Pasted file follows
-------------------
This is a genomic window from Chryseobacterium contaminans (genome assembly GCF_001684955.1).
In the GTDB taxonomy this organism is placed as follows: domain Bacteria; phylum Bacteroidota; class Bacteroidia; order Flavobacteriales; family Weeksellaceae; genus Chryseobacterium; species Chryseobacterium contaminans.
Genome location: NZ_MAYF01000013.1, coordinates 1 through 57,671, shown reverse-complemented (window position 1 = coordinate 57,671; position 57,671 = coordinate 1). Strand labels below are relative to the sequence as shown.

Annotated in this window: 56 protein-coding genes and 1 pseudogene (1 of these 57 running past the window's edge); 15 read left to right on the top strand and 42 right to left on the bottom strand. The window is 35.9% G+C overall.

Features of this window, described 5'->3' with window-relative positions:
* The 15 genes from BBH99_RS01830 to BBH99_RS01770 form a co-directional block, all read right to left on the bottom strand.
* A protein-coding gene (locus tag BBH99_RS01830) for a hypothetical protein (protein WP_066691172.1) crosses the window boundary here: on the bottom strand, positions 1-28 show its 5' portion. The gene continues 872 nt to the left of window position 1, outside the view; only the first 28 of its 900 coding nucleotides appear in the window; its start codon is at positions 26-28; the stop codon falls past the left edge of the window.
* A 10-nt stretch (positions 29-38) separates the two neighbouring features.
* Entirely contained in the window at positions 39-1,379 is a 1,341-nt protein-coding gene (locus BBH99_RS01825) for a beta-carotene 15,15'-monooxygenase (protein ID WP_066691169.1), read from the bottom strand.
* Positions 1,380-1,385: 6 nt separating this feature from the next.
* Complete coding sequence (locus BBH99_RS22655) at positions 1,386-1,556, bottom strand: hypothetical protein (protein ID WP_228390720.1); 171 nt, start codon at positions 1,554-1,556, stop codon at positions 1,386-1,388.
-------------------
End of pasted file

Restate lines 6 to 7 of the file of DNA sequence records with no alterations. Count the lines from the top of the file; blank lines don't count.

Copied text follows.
* The 15 genes from BBH99_RS01830 to BBH99_RS01770 form a co-directional block, all read right to left on the bottom strand.
* A protein-coding gene (locus tag BBH99_RS01830) for a hypothetical protein (protein WP_066691172.1) crosses the window boundary here: on the bottom strand, positions 1-28 show its 5' portion. The gene continues 872 nt to the left of window position 1, outside the view; only the first 28 of its 900 coding nucleotides appear in the window; its start codon is at positions 26-28; the stop codon falls past the left edge of the window.